Pygmy Hippopotamus is a Nigerian species of the family Hippopotamidae, Choeropsis liberiensis. Endemic to West Africa, and mainly found in Liberia, this species is much smaller than the common hippopotamus, with proportionally longer legs, a smaller head, less prominent eyes, which is not at the top of its head and ears more towards the side of the head. The Pygmy hippopotamus is believed to have diverged from the common hippo over 10 million years ago. Body length is within 4.7 to 5.8 ft. bracket. Shoulder height reaches 3.3 ft. and tail length about 10 inches. It weighs between 160 to 272 kg. The pygmy hippo’s teeth are also different from the common hippos’: it only has one pair of incisors, while the hippo has two or three. The Pygmy Hippo is much less aquatic than its common hippopotamus relative. It is rarely seen because of its secretive, nocturnal habits and consequently not much is known of its ecology.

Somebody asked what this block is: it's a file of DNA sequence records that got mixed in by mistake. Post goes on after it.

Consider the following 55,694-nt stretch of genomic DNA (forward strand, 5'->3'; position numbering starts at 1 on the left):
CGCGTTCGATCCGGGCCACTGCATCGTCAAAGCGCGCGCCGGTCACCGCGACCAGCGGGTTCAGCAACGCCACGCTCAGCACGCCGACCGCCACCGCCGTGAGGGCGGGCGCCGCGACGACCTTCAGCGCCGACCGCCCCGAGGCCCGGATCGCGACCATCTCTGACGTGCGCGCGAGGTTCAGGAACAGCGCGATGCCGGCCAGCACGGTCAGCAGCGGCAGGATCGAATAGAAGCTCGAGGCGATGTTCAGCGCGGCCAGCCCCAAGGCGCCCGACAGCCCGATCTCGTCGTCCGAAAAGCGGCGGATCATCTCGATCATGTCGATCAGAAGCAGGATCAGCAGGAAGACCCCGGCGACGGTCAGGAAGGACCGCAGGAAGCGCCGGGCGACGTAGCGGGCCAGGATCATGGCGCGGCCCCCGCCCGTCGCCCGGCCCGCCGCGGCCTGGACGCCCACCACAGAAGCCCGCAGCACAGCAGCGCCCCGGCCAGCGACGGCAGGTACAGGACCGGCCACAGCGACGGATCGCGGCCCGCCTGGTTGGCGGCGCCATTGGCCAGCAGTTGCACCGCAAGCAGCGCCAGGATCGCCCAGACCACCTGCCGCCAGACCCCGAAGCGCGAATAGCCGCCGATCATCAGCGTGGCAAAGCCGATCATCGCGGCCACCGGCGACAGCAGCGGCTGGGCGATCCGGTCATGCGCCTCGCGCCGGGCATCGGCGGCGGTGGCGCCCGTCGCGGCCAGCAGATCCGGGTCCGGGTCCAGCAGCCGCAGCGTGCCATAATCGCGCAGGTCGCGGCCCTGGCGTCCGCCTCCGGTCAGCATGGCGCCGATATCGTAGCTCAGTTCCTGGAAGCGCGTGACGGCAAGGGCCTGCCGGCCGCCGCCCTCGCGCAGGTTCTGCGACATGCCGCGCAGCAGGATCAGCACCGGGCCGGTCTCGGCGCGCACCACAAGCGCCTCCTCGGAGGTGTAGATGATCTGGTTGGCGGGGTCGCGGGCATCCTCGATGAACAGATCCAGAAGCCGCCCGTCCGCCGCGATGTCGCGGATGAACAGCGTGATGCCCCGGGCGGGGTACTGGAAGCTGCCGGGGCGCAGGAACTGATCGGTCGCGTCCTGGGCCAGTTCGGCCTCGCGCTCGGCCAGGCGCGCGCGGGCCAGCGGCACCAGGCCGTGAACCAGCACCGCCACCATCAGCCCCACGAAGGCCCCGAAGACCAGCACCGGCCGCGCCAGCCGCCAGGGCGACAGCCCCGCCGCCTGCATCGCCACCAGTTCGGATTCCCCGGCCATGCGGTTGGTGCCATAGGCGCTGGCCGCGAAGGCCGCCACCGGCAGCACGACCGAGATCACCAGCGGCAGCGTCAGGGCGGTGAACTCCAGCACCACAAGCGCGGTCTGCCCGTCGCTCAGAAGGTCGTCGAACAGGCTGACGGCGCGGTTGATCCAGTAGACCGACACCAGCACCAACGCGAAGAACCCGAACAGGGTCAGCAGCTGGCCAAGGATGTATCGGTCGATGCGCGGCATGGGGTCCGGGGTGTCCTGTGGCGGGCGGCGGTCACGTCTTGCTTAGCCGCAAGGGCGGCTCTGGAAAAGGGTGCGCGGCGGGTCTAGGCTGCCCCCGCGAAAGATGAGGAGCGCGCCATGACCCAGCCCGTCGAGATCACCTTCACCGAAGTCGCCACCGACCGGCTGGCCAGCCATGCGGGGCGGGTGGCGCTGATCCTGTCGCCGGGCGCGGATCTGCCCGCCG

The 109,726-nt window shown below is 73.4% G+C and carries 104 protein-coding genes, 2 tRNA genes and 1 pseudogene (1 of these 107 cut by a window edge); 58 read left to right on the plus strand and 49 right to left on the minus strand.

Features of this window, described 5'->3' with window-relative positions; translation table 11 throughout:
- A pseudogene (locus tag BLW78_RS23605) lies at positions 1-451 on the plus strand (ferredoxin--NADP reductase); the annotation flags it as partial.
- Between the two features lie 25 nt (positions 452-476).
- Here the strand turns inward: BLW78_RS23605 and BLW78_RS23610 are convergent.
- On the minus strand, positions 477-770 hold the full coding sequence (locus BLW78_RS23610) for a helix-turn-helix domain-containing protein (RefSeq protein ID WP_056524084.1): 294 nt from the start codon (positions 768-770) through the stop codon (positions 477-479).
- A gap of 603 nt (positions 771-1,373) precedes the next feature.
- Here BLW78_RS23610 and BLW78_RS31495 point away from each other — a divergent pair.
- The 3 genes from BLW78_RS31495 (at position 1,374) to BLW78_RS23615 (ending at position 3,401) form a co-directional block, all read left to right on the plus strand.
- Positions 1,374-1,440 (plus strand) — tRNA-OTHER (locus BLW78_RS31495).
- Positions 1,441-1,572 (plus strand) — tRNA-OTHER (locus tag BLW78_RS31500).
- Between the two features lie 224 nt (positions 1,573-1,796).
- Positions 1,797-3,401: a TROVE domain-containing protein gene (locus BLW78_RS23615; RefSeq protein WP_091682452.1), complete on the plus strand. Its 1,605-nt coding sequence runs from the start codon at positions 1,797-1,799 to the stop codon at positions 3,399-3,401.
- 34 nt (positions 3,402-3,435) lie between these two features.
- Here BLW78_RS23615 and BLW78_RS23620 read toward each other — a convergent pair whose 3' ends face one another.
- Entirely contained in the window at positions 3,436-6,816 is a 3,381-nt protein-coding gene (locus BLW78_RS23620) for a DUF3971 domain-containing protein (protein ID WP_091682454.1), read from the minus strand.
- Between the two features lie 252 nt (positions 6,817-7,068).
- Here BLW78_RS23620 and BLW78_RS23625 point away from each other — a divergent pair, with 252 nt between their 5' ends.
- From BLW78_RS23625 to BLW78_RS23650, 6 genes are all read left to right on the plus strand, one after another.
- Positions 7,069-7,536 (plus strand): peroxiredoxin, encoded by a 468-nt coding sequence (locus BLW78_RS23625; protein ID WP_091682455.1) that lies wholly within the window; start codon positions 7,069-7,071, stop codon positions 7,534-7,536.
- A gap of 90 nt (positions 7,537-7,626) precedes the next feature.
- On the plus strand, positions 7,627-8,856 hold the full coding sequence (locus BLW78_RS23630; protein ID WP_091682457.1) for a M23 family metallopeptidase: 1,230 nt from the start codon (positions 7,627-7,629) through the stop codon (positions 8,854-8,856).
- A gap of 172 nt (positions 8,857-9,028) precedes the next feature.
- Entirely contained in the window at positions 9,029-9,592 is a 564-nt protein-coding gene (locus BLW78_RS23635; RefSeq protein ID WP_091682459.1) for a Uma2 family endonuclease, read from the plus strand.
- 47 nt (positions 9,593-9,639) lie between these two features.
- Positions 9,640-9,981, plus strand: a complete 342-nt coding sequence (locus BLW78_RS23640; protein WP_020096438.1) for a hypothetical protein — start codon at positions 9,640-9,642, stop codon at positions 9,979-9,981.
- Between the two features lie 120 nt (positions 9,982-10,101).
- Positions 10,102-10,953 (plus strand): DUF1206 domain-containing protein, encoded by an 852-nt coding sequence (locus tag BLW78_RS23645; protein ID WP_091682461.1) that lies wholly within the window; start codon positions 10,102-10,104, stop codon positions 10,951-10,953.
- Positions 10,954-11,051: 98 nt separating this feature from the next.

A distinct subspecies, heslopi, has been described from the Niger Delta and may still survive there. This had been named after the man who acquired four skulls of the mammal. Even in 1945 Heslop put numbers of this subspecies at no more than 30, split into several isolated groups, so it is likely that the heslopi subspecies has become extinct.
The average gestation length is 188 days after which a singleton young is born. Lifespan in captivity varies from 42 to 55 years but it is unlikely that many pygmy hippos reach such ages in the wild. The Pygmy hippopotamus of Nigeria is listed by the International Union for Conservation of Nature (IUCN) as ‘critically endangered’